Sunday, August 20, 2006

TSA - do we expect perfection?

I think the latest "no-liquids" restrictions imposed by the TSA are ridiculous. Two things have been pointed out a thousand times before, but I think they sum things up well, albeit not completely:
a) The TSA seems to focus on the terrorist's *last* strategy, and
b) The foiled plot in Britain just proves further that intelligence and surveillance are vastly more effective than security at the checkpoint. (After all, how hard would it be to smuggle some vials of liquid or ziplock bags through security?).

Frankly, I think that the ban on liquids (assuming that this is a new permanent reality) is crazy and will do nothing to enhance our actual security in the skies - it (and other security measures) merely adds costs, inconvenience, and delay to travelers, making commercial air travel progressively more miserable. It may cause the bad guys to look for other mechanisms (though I doubt it), and it may just move them to other tactics.

People have said this in satire, but unfortunately it's true: the only way to achieve true security in the skies is to stop letting people fly. The logical conclusion here for Al Queda is to train folks in the gym, making them incredibly muscular. Put 5 of them on an airplane to overwhelm and subdue the crew, and then kick out a window. Pure muscle. I bet it could be done, and the only way to prevent that would be to ban anybody that is strong. It's ridiculous.

We seem to expect the TSA to achieve 100% in providing security. I can't think of any system that has ever achieved that, much less a government one. But I'll make a controversial assertion if only to stir some thinking: I think it is better for us to have a freer society, easier air travel, and what I'll call "98% security" than have an increasingly paranoid, security-obsessed, invasive, and inconvenient society that has 98% security but the illusion of 100% security. OK, ok, so I phrased that in a loaded way, but let me distill it to its more controversial corollary: I think it's not the end of the world for us to suffer the occasional terrorist attack. (Note to the NSA: I am *not* advocating terrorism!)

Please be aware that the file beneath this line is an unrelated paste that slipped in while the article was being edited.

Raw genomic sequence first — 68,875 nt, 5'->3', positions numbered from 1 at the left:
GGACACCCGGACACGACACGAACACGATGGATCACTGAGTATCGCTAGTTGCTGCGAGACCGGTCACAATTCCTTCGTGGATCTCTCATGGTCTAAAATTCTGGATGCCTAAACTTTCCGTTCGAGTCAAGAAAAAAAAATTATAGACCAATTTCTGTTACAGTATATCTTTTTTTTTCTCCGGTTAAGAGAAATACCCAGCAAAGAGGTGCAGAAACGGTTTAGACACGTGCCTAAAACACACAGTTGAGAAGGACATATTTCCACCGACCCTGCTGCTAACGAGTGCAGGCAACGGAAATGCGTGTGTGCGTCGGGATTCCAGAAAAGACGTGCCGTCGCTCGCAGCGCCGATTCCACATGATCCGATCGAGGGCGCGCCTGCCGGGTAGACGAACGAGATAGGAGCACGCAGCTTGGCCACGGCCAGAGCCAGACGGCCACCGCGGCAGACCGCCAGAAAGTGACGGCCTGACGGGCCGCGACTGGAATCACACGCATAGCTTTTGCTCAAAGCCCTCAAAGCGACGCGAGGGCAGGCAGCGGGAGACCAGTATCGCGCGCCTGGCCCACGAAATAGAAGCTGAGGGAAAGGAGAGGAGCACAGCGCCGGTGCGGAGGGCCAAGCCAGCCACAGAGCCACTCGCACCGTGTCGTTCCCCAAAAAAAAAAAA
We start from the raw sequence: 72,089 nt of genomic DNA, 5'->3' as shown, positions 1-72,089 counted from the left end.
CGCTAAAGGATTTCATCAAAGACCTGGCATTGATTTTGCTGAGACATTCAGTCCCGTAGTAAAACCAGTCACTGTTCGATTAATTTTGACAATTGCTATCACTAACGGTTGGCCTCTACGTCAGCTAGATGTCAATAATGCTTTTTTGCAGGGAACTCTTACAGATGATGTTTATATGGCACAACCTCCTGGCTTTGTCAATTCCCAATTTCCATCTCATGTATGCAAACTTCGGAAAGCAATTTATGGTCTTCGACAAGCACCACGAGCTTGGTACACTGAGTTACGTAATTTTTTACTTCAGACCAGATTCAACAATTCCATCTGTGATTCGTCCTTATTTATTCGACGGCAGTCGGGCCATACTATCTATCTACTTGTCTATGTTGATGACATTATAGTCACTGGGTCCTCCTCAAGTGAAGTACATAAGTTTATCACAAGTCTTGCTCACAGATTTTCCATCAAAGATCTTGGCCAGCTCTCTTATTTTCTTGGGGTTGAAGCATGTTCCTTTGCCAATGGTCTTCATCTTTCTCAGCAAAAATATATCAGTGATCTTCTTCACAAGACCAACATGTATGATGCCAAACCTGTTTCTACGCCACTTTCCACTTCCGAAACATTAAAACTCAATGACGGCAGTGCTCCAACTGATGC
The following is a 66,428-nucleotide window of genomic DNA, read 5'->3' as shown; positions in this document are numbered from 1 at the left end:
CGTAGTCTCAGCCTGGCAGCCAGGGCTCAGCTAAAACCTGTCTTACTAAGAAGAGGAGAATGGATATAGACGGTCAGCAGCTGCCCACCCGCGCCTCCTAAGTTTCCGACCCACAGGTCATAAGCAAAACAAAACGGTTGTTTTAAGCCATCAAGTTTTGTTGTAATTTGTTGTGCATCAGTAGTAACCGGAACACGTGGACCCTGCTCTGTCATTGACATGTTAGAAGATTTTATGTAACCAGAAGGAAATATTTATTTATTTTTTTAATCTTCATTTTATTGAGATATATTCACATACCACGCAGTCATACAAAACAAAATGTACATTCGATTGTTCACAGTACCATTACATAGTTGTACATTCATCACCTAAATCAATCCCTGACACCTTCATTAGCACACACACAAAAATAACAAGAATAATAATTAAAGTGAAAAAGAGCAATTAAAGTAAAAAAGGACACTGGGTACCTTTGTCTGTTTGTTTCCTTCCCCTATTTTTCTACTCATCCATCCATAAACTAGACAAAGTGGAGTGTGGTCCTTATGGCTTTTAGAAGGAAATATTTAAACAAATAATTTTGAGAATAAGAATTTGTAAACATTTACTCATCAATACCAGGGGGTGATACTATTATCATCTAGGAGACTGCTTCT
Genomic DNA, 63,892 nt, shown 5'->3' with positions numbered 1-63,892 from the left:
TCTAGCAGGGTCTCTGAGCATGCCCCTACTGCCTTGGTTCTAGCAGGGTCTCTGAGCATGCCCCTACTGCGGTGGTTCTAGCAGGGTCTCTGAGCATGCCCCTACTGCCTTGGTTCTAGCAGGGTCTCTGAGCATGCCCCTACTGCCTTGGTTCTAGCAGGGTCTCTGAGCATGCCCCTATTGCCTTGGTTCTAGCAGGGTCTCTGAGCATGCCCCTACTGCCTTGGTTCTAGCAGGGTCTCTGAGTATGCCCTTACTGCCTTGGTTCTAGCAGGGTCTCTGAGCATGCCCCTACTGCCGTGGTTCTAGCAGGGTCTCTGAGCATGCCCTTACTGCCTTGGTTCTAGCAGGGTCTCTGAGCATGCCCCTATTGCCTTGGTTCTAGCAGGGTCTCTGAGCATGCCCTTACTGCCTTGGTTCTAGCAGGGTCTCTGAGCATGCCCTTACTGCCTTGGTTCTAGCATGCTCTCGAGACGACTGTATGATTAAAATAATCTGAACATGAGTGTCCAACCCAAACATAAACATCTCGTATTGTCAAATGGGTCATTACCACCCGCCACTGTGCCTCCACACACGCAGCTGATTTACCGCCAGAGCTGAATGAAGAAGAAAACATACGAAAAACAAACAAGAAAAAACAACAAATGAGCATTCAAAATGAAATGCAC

After all, every big city in America suffers from murders, yet we as a society far more rational about that: we don't avoid a living in a city just because it has had murders, we actually celebrate how safe cities like NYC have become when their murder rates have decreased. We monitor the murder rate and work to drive it down, but nobody expects that somehow we can achieve a 0% murder rate, and nobody would be willing to make the tradeoffs that would be required to achieve that (no weapons, lots of surveillance, lots of loss of privacy, etc.) I think that's the right tradeoff. As a result, the odds today of being murdered in the US still greatly outweigh the odds of being killed by a terrorist. And yet there seems to be no limit to what we'll spend or what we'll do to eliminate the risk of a terrorist attack.

Somewhere in a cave somewhere, Bin Laden is laughing his ass off. He realizes that he did it all wrong: he doesn't have to have his followers kill themselves, all they have to do is feint this way or that and get caught and the whole system gets thrown into chaos and another billion dollars gets spent chasing the unachievable "perfect security," and the whole Western population lives in more and more of a police state.

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